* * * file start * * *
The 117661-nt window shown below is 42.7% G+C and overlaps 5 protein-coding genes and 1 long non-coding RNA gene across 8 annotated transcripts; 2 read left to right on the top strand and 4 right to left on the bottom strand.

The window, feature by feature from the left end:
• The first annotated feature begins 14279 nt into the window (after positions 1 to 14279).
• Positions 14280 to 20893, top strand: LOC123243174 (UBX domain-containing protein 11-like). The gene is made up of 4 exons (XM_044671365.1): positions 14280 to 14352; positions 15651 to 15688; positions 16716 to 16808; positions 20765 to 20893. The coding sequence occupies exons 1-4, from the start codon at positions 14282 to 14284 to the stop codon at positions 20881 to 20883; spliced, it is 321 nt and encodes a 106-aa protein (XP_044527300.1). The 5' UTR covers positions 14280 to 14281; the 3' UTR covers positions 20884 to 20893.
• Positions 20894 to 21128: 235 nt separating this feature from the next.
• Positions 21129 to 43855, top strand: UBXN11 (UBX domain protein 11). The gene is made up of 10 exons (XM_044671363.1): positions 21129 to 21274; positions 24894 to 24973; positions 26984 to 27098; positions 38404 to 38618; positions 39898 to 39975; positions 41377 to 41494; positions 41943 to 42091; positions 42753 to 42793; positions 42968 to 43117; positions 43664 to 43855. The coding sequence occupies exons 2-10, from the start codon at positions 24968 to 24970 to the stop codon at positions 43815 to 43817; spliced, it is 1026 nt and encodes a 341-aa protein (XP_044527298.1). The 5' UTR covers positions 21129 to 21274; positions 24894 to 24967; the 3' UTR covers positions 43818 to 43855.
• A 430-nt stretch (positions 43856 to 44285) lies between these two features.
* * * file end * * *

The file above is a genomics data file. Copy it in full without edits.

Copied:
The 117661-nt window shown below is 42.7% G+C and overlaps 5 protein-coding genes and 1 long non-coding RNA gene across 8 annotated transcripts; 2 read left to right on the top strand and 4 right to left on the bottom strand.

The window, feature by feature from the left end:
• The first annotated feature begins 14279 nt into the window (after positions 1 to 14279).
• Positions 14280 to 20893, top strand: LOC123243174 (UBX domain-containing protein 11-like). The gene is made up of 4 exons (XM_044671365.1): positions 14280 to 14352; positions 15651 to 15688; positions 16716 to 16808; positions 20765 to 20893. The coding sequence occupies exons 1-4, from the start codon at positions 14282 to 14284 to the stop codon at positions 20881 to 20883; spliced, it is 321 nt and encodes a 106-aa protein (XP_044527300.1). The 5' UTR covers positions 14280 to 14281; the 3' UTR covers positions 20884 to 20893.
• Positions 20894 to 21128: 235 nt separating this feature from the next.
• Positions 21129 to 43855, top strand: UBXN11 (UBX domain protein 11). The gene is made up of 10 exons (XM_044671363.1): positions 21129 to 21274; positions 24894 to 24973; positions 26984 to 27098; positions 38404 to 38618; positions 39898 to 39975; positions 41377 to 41494; positions 41943 to 42091; positions 42753 to 42793; positions 42968 to 43117; positions 43664 to 43855. The coding sequence occupies exons 2-10, from the start codon at positions 24968 to 24970 to the stop codon at positions 43815 to 43817; spliced, it is 1026 nt and encodes a 341-aa protein (XP_044527298.1). The 5' UTR covers positions 21129 to 21274; positions 24894 to 24967; the 3' UTR covers positions 43818 to 43855.
• A 430-nt stretch (positions 43856 to 44285) lies between these two features.